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PBS Distributions releases to DVDs exploring British secrets. Veddy interesting!

Some of the literary greats interred in the Abbey
Some of the literary greats interred in the Abbey
Author's collection

Veddy interesting, these two new PBS Distribution DVDs that explore secrets of British institutions: Secrets of Westminster and Secrets of Her Majesty's Secret Service. From royal intrigue to real-life spies, two new one-hour specials uncover elements of England’s iconic institutions. The programs highlight these emblems of British history and democracy through illuminating interviews and unprecedented access to key players with inside knowledge of some of Britain’s memorable milestones.

In Secrets of Westminster, viewers see the hidden areas of London’s House of Commons, House of Lords and Westminster Abbey. Throughout its history, Westminster has embodied stories of power struggles and tradition.
As one of the world’s most famous churches, Westminster Abbey is steeped in Anglo-Saxon myths and legends dating back to the 11th century. Viewers are privy to a behind-the-scenes tour to one of the most memorable vantage points of this architectural masterpiece, the site of the coronations of every English monarch since 1066. The program charts the brazen heist of the Stone of Destiny, part of the famous Coronation Chair, first used by Edward the Confessor in 1296. The theft, on Christmas Eve in 1950, made international headlines. Scotsman Ian Hamilton reveals how he and others planned and carried out the theft, then returned the storied stone in time for Queen Elizabeth II’s coronation.
The documentary also provides access to the Houses of Parliament, both the House of Lords and the House of Commons. Here, intrigue, pageantry and customs, including why a monarch is never allowed into the House of Commons, are the order of the day. A tour of the iconic bell tower of Big Ben showcases this iconic symbol and explains the origin of its nickname and the mystery of its distinct tone. Victoria Tower holds priceless Acts of Parliament, documents that record 500 years of British history, including the Stamp Act that eventually led to colonial America’s rebellion. The film outlines the famous Gunpowder Plot, commemorated annually with bonfires and fireworks on Guy Fawkes Day; features footage of suffragette Emily Davison’s grim demise; and covers the career of Lady Astor, an American in England, who had a profound impact on Parliament.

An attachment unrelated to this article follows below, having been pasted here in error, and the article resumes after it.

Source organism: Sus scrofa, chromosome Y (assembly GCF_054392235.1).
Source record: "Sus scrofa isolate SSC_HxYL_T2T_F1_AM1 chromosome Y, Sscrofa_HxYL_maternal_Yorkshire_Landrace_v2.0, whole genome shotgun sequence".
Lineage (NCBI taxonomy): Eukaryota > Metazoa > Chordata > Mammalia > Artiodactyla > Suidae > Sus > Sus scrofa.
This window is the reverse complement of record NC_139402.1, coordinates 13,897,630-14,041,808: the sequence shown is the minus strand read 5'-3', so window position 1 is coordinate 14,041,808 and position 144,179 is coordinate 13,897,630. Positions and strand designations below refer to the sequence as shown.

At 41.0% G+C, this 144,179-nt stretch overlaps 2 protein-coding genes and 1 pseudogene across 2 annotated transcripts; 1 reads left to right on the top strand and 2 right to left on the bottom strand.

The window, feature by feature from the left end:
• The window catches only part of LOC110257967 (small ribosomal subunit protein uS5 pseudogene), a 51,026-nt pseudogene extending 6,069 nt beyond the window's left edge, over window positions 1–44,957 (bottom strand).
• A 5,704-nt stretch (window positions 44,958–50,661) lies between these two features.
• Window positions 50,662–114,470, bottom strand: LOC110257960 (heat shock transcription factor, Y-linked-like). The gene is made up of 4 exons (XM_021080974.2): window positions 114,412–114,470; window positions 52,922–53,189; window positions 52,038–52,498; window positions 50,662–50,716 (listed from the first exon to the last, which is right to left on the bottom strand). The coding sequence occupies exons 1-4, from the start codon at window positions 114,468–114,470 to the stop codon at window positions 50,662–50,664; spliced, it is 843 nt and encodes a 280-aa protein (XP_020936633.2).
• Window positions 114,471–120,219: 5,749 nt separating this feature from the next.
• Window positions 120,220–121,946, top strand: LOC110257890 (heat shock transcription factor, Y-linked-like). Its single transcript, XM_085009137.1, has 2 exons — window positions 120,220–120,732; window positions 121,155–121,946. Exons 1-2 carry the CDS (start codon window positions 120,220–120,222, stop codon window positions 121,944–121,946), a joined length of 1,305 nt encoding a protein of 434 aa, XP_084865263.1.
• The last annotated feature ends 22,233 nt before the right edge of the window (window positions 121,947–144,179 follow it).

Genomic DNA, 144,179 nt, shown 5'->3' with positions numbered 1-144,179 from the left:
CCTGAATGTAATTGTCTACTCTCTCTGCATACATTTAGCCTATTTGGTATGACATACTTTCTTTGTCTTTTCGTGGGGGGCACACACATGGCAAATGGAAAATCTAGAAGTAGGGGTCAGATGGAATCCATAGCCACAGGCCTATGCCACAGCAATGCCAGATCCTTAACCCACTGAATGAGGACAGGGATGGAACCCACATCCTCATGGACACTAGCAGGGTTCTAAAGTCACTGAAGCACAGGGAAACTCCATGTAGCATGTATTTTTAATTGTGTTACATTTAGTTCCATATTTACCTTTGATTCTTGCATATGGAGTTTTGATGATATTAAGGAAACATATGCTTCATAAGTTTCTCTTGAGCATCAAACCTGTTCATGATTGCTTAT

In Secrets of Her Majesty's Secret Service, viewers learn about the legendary spy agency popularized by Ian Fleming’s James Bond, the urbane fictional spy who used high-tech weapons and gadgets to protect queen and country. The film lifts the veil on the shadowy culture of espionage, going back in time and behind the scenes to look at some of the world’s most calculated and delicately executed operations.
Established in 1909 as the Secret Service Bureau, MI6, as it is known, initially was set up to control secret intelligence operations overseas, concentrating on Imperial Germany’s activities. In addition to outlining the exploits of Reilly “Ace of Spies” and presenting some of the “gadgets” used in intelligence gathering, the film reveals how the practice of recruiting agents from the upper classes proved damaging to the agency and threatened the “special relationship” between Britain and the United States.
This documentary includes exclusive interviews with the former Chief of Service of MI6; a former MI6 spy, now an author; Mavis Batey–in one of her last on-camera interviews–who decrypted codes, including Nazi Germany’s “Enigma” system at Bletchley Park; and a Cold War-era Russian double agent who asserts, “I was playing with death every day.”

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